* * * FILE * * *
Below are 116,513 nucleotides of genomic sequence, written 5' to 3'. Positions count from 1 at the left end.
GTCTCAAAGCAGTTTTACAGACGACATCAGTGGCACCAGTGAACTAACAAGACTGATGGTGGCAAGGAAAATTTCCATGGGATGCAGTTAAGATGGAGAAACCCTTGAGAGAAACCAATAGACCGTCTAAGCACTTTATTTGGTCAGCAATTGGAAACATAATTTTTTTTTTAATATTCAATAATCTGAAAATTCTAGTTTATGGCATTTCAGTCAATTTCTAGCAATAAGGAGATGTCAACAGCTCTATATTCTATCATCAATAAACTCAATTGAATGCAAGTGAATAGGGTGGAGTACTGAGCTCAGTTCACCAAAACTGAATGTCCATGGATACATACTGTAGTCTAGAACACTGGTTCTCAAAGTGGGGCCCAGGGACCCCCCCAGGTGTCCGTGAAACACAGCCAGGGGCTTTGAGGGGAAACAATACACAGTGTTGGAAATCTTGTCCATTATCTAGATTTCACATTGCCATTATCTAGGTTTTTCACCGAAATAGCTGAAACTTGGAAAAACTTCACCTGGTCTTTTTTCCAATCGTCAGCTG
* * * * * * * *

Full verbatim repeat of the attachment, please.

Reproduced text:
Below are 116,513 nucleotides of genomic sequence, written 5' to 3'. Positions count from 1 at the left end.
GTCTCAAAGCAGTTTTACAGACGACATCAGTGGCACCAGTGAACTAACAAGACTGATGGTGGCAAGGAAAATTTCCATGGGATGCAGTTAAGATGGAGAAACCCTTGAGAGAAACCAATAGACCGTCTAAGCACTTTATTTGGTCAGCAATTGGAAACATAATTTTTTTTTTAATATTCAATAATCTGAAAATTCTAGTTTATGGCATTTCAGTCAATTTCTAGCAATAAGGAGATGTCAACAGCTCTATATTCTATCATCAATAAACTCAATTGAATGCAAGTGAATAGGGTGGAGTACTGAGCTCAGTTCACCAAAACTGAATGTCCATGGATACATACTGTAGTCTAGAACACTGGTTCTCAAAGTGGGGCCCAGGGACCCCCCCAGGTGTCCGTGAAACACAGCCAGGGGCTTTGAGGGGAAACAATACACAGTGTTGGAAATCTTGTCCATTATCTAGATTTCACATTGCCATTATCTAGGTTTTTCACCGAAATAGCTGAAACTTGGAAAAACTTCACCTGGTCTTTTTTCCAATCGTCAGCTG